Think about the HUGE responsibility that St. Joseph had as the spouse of Our Lady and foster father of God Himself! It takes true humility to accept such a role. It can be easy to play what I call the “false humility card” in thinking that we are not good enough to do something. Sometimes, though, God calls us to certain tasks that we think are beyond our power to accomplish. It’s true in that we are not capable of doing anything without God, but thinking we are not worthy does not make for a valid excuse in saying no. As St. Teresa of Avila says, “Humility is truth.” We know our weaknesses and strengths and should not be afraid to use these strengths! After all, “I can do all things through Christ who strengthens me!”
- His decision to divorce Our Lady quietly:
After finding out that Mary was pregnant, St. Joseph “unwilling to expose her to shame, decided to divorce her quietly.” (Matthew 1: 19)
This decision here proves that he really was a just man. He was obedient to the Law and knew very well that any woman caught in adultery was to be stoned to death. On the other hand, he may have seen something special in Mary that made him wonder how she could ever commit a sin. He knew her goodness and purity and truly loved her, so he did what was best for her. Something we can take from this is to love others for WHO THEY ARE. The more we understand human dignity, the easier this becomes.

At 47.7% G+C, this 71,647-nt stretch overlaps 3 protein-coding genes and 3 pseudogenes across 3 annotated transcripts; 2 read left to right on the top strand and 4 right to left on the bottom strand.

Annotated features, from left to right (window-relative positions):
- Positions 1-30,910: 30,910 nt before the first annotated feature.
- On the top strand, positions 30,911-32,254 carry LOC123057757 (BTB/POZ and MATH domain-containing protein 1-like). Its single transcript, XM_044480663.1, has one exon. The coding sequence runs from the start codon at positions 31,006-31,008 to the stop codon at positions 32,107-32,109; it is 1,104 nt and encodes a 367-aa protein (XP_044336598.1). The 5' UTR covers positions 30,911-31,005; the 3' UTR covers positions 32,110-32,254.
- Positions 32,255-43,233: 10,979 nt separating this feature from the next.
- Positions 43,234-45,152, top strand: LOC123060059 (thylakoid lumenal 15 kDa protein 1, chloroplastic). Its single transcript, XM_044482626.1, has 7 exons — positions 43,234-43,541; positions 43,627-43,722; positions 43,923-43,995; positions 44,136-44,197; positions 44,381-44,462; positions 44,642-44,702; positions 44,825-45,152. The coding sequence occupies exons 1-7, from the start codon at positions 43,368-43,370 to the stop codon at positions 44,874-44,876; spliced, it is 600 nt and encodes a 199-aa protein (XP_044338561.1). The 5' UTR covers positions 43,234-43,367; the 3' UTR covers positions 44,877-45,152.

Similar to Our Lady, St. Joseph was close to Jesus and so knows him very well. We can go to St. Joseph to better learn how to imitate Christ. St. Joseph, pray for us!!!
A short while ago the Leonie’s Longing blog featured an article called “A Year of Not Me” This article invited the reader to reflect upon his or her interior response to the commencement of the Year of Consecrated Life.